Letter from John Green Lane to Helen Berry Lane, May 30, 1877

Dublin Core


Letter from John Green Lane to Helen Berry Lane, May 30, 1877






Lane, John Green




600 ppi






Brompton (Fredericksburg, VA)

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Brompton Wed. May 30th, 1877,
Your letter came duly this morning. I am delighted you are having as agreeable a time outside the pleasure of being with Johns & Helen, they are fortunate indeed in having such social neighbors; and it was a pleasant surprise to you to meet [ ] [ ] & [ ] & his wife: you will I presume put on no airs in consequence of having traveled on the same (boat?) with Mrs.Hayes. It is a singular infatuation, that of bringing [negroes] to the front, there is no philanthropy in it. but the desire to be considered the champions and patrons of a downtrodden race, every man who established that college made money out of it from Ben [ ] down.
I (come?) in the stall the house cleaning yesterday & finished in there today; James [ ] is here coming yesterday to Dinner he is a commercial traveler in a Buggy, had left Balt a few days ago. Tomorrow he travels down the river so far as Port [ ]. [ ] this way: he does not evince any interest in the small amt. left by his ma and says he would prefer her will made some time ago., should be established, which divides equally between [ ] oldest [ ] and James's, [ ] [ ] and Mr Allen should attempt to aput a debt which would take it all in that case he would deem it right to visit. I met him down town and brought up a piece of lamb and give him a very nice dinner; he is hopeful of office under Hayes failing in the one he expected in the winter(.) Harry has been down town this morning and says [ ] [ ] he left with Willy. I shall miss you or rather he will whilst here we all consider him heavy, before this you have said I hope he has brought the feathers, in a half hour I shall know as that will bring them to dinner. By the way it was a good thing I boiled that ham; yesterday I had strawberries from our garden very fine and to day strawberries & peas. I fear the cold lamb, the remain of yesterday, will be skimpy.
To day Joe is at the cemetery, early in next week being decoration day and the children will not forget Grandma. To day is devoted to the decoration of the Yankee cemetery, I love [ ] they are organizing down town & we shall have the full benefit of the [ ] this evening. I have however a slight recollection that they turned off and left us out in the cold last year.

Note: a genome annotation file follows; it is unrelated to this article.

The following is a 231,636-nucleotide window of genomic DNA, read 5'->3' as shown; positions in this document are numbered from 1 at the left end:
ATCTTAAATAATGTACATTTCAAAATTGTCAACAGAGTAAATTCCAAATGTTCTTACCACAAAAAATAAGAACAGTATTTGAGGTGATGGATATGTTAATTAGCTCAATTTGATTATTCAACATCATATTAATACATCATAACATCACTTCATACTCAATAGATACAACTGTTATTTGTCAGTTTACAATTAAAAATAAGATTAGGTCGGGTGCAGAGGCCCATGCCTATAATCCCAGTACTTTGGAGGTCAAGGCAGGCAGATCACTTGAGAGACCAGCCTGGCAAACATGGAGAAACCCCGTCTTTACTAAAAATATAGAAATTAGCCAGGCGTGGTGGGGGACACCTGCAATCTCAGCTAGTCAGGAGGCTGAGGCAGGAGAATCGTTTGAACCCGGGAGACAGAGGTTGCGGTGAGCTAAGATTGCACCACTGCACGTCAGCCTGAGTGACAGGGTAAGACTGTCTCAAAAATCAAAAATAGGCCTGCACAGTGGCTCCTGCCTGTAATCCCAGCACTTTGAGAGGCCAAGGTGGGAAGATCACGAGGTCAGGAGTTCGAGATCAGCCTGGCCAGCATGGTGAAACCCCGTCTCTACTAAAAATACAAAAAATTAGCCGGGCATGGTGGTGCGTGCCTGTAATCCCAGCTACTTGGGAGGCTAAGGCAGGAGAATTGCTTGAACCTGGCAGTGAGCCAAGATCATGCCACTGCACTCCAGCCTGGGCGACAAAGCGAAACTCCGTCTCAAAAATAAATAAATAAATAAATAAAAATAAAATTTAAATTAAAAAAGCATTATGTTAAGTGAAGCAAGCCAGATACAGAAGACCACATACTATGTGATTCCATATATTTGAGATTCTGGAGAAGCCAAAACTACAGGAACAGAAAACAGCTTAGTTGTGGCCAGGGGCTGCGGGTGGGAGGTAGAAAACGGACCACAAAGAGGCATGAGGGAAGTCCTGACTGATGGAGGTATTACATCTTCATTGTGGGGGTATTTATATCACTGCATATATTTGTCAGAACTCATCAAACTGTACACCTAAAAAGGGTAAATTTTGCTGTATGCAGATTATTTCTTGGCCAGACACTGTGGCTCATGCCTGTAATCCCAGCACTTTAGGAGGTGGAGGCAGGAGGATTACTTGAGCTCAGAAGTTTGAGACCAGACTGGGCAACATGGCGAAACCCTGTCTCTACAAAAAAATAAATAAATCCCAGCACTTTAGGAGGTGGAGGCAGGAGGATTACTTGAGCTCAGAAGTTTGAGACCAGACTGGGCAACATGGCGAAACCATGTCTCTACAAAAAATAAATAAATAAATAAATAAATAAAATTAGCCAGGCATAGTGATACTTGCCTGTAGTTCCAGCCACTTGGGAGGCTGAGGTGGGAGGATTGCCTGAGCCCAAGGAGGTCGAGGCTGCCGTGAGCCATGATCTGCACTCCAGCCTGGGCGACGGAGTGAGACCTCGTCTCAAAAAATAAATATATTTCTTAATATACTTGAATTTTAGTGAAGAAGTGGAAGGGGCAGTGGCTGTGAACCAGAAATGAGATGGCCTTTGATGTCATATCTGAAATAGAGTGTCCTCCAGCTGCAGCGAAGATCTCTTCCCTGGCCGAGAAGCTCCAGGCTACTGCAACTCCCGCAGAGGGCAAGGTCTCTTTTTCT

Harry was glad to get the gloves; he is now painting Lizzie's room. having given nary a coat yesterday. it now has a [ ] & was a grand improvement; I will bear in mind what you say of the middle room & try & get the counterpanes washed we have had very good bread, but it is grievous to see so much of that good flour (when it is so high) go at one time. Lizzie went down yesterday evening and brought up Emma Armstrong to stay the night with her, as Jim Bayly was here, I suppose, she entertained her in her Room, as she is becoming accustomed to your absence. I think she will soon be indifferent about the girls with her if she can spend the evening with myself & Harry. Harry says M Johns takes the [ ] Gazette & from that you will learn all about the [ ] route home, understanding you should get there before 3.30 PM to get a continuous ride home for you or your trunk. James B. came up to dinner, but Jimmy [ ] to [ ]. Willy said he heard nothing of the [ ]. Liz returned alone & does not expect one of the girls. My knee is much better, Betsy Williamson went home this morning. I drove down in the carriage and took her to the N. S. Depot, she was lifted to & from the carriage. I think Joshua Berry went to [ ] with her & perhaps all things. [ ] regrets your absence and desire his love.
Ever your affectionate

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3 x 5




Lane, John Green, “Letter from John Green Lane to Helen Berry Lane, May 30, 1877,” The Lane Family at Brompton, accessed February 23, 2019, http://lanefamily.umwarchives.org/items/show/19.